16. Ole

    Ole Moderator Staff Member Moderator

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    Much of my thoughts on this subject evolved from one single image - this one: http://www.apug.org/gallery/showphoto.php?photo=1749&password=&sort=1&cat=500&page=1

    In a small print it's a picture of a building with some people. As the size increases the emphasis shifts toward the central group of people, then toward the central figure in white.

    Since the largest print I have made of it is 30x40cm (12x16"), I have it displayed in the corner of the stairs. That makes it impossible to step away from it, giving the perspective I prefer.

    When you look at the 12x16" print from 12" away, it's a completely different picture from what you would see looking at an 8x10" at arm's length. I may have to print it at 40x50" to show what I saw when I took the picture!
     
  17. jp80874

    jp80874 Subscriber

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    I’m just moving up from 4x5 to 8x10 to contact print in platinum. I am grateful for the opportunity we have for different choices.

    John Powers
     
  18. Tom Stanworth

    Tom Stanworth Member

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    It all depends on what we wish to convey. I print on average (if one can say that) at about 17-18" on the long axis, but that is for landscapes which I often feel have some sort of epic something to convey. I feel it helps if size adds impact (assuming quality is not compromised). For portraits and nudes, I rarely go above 14". I am in the process of printing some scenic documentary type images of parts of Spain, which are perfect at 8x10 max. At the end of the day, the choice you make defines you as a photographer, just like any decision, plenty will disagree. However, if you are not faithful to your own creative ideas most of the time (taking comment from others but not being afraind to completely ignore it), what sort of photographer are you? - certainly not one whose work is his own, rather an calculated amalgam of others' ideas...playing it safe. I may not feel that others make the choice that I would feel to be 'right', however, if they chaged it becasue of what someone else thought, that final image loses a lot, no longer being the final output of the photographers vision. Not wishing to sound very pretentions, but images are a window into the photographer. As often as I see another image that 'I would do differently', I see another that challenges my preconceptions.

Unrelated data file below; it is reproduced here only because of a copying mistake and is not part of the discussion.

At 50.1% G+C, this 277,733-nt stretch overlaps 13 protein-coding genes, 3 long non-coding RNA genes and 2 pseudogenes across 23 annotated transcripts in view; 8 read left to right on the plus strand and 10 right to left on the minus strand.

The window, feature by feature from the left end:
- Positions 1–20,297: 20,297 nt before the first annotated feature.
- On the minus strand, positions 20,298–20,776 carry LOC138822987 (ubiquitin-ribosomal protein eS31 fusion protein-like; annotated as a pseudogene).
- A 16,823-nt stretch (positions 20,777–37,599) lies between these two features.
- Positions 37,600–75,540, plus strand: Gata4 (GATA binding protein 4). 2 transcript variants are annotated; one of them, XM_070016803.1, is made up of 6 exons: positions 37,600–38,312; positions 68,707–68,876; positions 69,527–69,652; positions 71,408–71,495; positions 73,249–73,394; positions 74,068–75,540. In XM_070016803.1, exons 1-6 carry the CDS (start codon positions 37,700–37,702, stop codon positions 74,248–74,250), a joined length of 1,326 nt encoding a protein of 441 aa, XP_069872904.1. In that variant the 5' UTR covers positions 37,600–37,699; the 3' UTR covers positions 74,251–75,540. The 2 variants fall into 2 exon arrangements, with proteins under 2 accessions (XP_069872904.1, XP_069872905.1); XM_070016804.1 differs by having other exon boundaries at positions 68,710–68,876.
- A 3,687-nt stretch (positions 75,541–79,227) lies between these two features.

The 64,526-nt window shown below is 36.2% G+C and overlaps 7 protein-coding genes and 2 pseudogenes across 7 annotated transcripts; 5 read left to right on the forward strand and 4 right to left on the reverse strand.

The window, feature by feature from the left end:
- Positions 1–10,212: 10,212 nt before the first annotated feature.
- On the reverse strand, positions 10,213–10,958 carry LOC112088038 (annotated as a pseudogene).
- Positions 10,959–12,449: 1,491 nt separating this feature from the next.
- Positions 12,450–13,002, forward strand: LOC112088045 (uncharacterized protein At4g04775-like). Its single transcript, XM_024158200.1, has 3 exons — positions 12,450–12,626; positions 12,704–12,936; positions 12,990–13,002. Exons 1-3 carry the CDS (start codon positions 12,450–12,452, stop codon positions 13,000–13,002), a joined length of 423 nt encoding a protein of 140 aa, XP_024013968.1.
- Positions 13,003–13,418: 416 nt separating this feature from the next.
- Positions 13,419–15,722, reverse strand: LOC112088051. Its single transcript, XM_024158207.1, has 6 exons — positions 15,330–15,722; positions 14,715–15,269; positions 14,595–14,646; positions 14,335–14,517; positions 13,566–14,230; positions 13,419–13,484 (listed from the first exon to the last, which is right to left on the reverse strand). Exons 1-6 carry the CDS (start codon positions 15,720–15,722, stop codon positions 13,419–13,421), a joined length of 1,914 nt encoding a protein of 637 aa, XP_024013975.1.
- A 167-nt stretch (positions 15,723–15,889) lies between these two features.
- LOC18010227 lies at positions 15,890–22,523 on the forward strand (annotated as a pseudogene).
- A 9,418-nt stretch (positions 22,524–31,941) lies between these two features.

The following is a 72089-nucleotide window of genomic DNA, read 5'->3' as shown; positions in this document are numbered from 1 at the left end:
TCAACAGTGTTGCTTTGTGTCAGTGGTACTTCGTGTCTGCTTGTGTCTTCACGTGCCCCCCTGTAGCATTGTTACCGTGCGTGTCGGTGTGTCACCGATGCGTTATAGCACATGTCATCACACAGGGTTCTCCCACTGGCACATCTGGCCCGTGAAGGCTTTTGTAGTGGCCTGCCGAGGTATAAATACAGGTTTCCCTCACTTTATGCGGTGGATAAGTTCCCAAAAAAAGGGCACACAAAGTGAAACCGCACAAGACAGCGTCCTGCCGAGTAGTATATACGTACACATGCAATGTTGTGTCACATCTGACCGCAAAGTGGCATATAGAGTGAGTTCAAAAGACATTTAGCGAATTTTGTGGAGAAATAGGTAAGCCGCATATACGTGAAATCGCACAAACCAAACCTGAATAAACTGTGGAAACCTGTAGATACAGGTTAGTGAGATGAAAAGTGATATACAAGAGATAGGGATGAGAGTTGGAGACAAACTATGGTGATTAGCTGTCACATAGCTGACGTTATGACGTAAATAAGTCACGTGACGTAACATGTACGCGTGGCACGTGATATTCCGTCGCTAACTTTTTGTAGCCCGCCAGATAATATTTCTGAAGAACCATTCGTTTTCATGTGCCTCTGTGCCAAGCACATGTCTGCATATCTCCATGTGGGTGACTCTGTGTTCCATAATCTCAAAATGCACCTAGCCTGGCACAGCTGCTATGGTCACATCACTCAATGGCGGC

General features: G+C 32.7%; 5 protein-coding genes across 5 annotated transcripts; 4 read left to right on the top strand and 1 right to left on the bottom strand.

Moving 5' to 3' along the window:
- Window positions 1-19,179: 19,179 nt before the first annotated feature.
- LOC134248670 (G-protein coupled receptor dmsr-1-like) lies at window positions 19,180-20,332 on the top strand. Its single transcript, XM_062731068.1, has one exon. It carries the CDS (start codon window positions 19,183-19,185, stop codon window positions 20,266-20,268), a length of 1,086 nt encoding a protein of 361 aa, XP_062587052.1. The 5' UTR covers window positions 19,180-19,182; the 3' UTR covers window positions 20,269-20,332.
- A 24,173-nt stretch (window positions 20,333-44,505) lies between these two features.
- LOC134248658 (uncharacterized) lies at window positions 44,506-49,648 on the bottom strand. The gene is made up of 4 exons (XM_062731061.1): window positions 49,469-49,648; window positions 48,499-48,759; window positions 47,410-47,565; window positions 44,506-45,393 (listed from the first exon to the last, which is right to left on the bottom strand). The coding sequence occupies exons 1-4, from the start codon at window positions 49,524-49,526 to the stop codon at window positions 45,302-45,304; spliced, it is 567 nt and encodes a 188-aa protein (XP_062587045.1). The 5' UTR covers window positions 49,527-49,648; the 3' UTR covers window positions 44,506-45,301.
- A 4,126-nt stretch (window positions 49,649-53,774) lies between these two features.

Tom
     
  19. blansky

    blansky Subscriber

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    I ran across this theory and phenomenon when I had my full service portrait studio back in the 1980s.

    The theory was that old money bought small photographs because they sat them on the piano etc, and hung "art" on the walls. (paintings).

    New money bought large wall portraits because they liked them and could show them off. They had no real education and no appreciation of "art".

    People with little money, would buy more photographs than people with a lot of money because "family" was more important to them.

    This is obviously a huge generalization but it did hold true in a lot of cases.

    The new money/old money argument was also that old money bought silver/gray Mercedes and new money bought red Ferrari's (sp?). Old money was conservative and new money was flamboyant. New money earned it, and old money inherited it and were deathly afraid of losing it, they also kept a low profile.

    Michael
     
  20. AlanC

    AlanC Member

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    Has anyone noticed how "size" is relative? A 10 x 8 print from the darkroom can look quite small. But a 10 x 8 reproduction in a book or magazine looks big. In a coffee table book, images about 12 inches wide look enormous. Is this only because you are viewing these images from close up?

    Alan Clark
     
  21. BBarlow690

    BBarlow690 Member

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    I'm making portraits right now, and 8x10 from 4x5 feels too big. So I'll try 6x8 or so. They'll be in a book, and it feels to me that at book-viewing distance a head shot practically comes off the page at you. Way too much for the feeling I want to convey.

    On the other hand, western landscapes need to be big, IMHO, and that's where we can be happy that paper manufacturers make big sizes. It's all in the image and the feeling the photographer wants us to experience.
     
  22. Tom Stanworth

    Tom Stanworth Member

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    I have always felt that portrait head shots look spooky above 10x8 too.......
     
  23. stevewillard

    stevewillard Member